How to Read Data Stored on a SIM Card
By Kammy Pow
Subscriber identity module cards are smart memory cards used by GSM or CDMA cellular phones to store user identity, network authentication, personal security information, text messages and contact phone numbers and email addresses. SIM cards can be read by other compatible cell phones and smart card readers using special software. In order to read a locked SIM card, you should call your cellular carrier to get the personal identification number or PIN unlock key associated with your SIM card. You can then make backups of or modify your contact and text messages on the SIM card.
Purchase a USB SIM card reader, such as the Kodak A270 72-in-1 Card Reader/Writer, if you plan to read the SIM card data in a device other than a cell phone.
Connect the SIM card reader to a USB port on the computer.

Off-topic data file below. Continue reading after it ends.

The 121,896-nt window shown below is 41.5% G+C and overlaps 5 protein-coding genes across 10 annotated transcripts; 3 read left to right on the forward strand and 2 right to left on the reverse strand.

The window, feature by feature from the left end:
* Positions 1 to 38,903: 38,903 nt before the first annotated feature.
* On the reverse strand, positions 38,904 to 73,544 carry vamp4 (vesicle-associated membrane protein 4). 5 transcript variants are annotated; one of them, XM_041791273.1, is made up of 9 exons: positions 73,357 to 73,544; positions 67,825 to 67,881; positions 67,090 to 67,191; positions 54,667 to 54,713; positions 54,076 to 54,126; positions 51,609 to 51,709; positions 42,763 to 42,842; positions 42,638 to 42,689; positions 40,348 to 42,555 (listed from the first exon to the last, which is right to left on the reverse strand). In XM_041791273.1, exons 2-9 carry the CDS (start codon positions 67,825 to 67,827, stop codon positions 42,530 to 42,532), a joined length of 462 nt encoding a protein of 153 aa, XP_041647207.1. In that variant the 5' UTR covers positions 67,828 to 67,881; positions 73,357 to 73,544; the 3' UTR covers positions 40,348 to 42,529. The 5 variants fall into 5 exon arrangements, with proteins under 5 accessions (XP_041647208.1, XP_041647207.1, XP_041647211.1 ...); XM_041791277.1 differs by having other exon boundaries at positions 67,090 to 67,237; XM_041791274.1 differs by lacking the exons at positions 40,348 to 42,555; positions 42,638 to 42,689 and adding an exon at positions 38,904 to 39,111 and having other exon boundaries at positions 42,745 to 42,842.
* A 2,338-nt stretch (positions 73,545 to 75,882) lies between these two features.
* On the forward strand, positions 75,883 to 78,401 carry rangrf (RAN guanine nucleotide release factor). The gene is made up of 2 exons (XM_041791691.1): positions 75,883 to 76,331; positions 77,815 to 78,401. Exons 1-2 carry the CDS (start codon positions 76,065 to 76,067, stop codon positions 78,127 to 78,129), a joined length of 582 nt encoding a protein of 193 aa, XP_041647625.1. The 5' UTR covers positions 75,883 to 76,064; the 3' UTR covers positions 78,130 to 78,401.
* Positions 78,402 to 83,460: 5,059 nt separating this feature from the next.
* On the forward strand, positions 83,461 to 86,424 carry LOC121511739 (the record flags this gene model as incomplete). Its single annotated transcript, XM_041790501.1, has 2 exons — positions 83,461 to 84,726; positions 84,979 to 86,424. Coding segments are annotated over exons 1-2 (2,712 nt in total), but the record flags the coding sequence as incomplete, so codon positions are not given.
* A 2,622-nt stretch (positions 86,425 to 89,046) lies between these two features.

Log into the computer with an administrator account to download and install the card reader drivers or install the software from the equipment CD. Follow the on-screen instructions to complete the installation.
Power off your cell phone.
Remove the back cover of your cell phone and then remove the battery.
Remove the SIM card from the phone's SIM card slot.
Insert the SIM card into the reader.
Click on "Start," "Programs," "SIM Editor" and then "SIM Card Editor 4.0." Select the SIM card to begin editing and reading the data stored on it.
- If the Sim card reader does not work, check the device drivers.
- SIM Card Editor 4.0 is required to read SIM cards on the Kodak A270. Other card readers may require different software.
- If the SIM card has no entries under the phone book, it may be that your contacts and messages are stored on the phone and not the SIM card. Reinsert the SIM card into the cell phone and copy the information to the SIM card. Then retry using the SIM card reader.
Kammy Pow studied biological sciences at the University of California Irvine. She spent 13 years as a programmer for the financial, medical research, and healthcare sectors. She has been freelancing since 2005 and currently writes health-care related material and pens the occasional review for Southern California altweeklies.